Died: 25 March 1918
Henry Thomas Bayard Smith, born 9th September 1897, was the son of Major WH Smith, Army Ordnance Department, of Victoria Crescent, Jersey. He entered in 1913 and remained for two years. In 1915, he passed second for Assistant Clerkships in the Royal Navy, and was for a time on HMS Shannon. Not feeling however that he was taking his full share in the war, he decided to transfer to the Army, and in 1916 entered Sandhurst. Here he developed talent as a boxer, reaching the Final in the Heavy Weights.
On passing out he was gazetted in May 1917 to the 4th Queen’s Own Hussars, with whom he was in action at the Battle of Cambrai. Later he was attached to the 9th Battalion, the Tank Corps. In the big German attack of March 1918 his battalion formed part of a mixed force that was holding the line north of Albert, and on 25th March he was in command of a group of machine guns. His post was in a dangerous position. The enemy snipers were crawling forward in increasing numbers, and by one of these he was shot through the head.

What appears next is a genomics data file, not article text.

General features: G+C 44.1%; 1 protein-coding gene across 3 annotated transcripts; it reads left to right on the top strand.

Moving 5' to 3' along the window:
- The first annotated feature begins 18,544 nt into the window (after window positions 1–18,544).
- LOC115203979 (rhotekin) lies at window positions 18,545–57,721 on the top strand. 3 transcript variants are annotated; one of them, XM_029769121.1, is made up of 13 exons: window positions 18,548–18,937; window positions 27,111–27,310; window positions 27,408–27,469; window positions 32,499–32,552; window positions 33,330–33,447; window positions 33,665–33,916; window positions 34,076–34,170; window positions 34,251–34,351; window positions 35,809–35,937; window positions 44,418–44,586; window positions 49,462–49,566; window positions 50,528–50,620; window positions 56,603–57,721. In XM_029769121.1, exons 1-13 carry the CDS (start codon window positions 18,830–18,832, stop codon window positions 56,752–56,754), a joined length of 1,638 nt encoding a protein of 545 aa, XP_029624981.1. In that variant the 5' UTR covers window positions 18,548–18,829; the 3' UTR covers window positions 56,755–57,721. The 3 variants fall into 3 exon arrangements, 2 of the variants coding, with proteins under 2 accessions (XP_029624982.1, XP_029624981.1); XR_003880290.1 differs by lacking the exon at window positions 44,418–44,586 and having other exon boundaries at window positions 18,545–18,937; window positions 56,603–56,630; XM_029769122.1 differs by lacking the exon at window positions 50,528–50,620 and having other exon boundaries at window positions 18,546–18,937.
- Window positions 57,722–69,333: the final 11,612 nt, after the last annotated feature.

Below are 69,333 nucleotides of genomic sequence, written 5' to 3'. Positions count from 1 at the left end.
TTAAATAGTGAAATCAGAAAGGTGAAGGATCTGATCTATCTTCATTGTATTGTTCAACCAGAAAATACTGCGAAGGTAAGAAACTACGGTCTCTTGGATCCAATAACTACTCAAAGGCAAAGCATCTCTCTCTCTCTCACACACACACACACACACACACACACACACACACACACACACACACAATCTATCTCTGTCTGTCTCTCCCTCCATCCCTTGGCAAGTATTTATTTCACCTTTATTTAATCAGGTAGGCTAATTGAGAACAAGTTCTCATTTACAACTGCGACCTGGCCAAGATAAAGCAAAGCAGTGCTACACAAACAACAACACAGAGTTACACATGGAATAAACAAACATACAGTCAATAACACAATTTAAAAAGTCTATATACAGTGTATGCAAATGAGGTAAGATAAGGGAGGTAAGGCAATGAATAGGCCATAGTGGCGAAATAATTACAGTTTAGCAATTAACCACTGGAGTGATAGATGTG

His Company Commander wrote afterwards of the invaluable effect which his courage and cheeriness had produced upon the men, just at the time when such influence was most needed – that critical period when the overwhelming wave of the German advance was driving us back towards Amiens.
The above text appeared in the Victoria College Book of Remembrance which was published in 1920.
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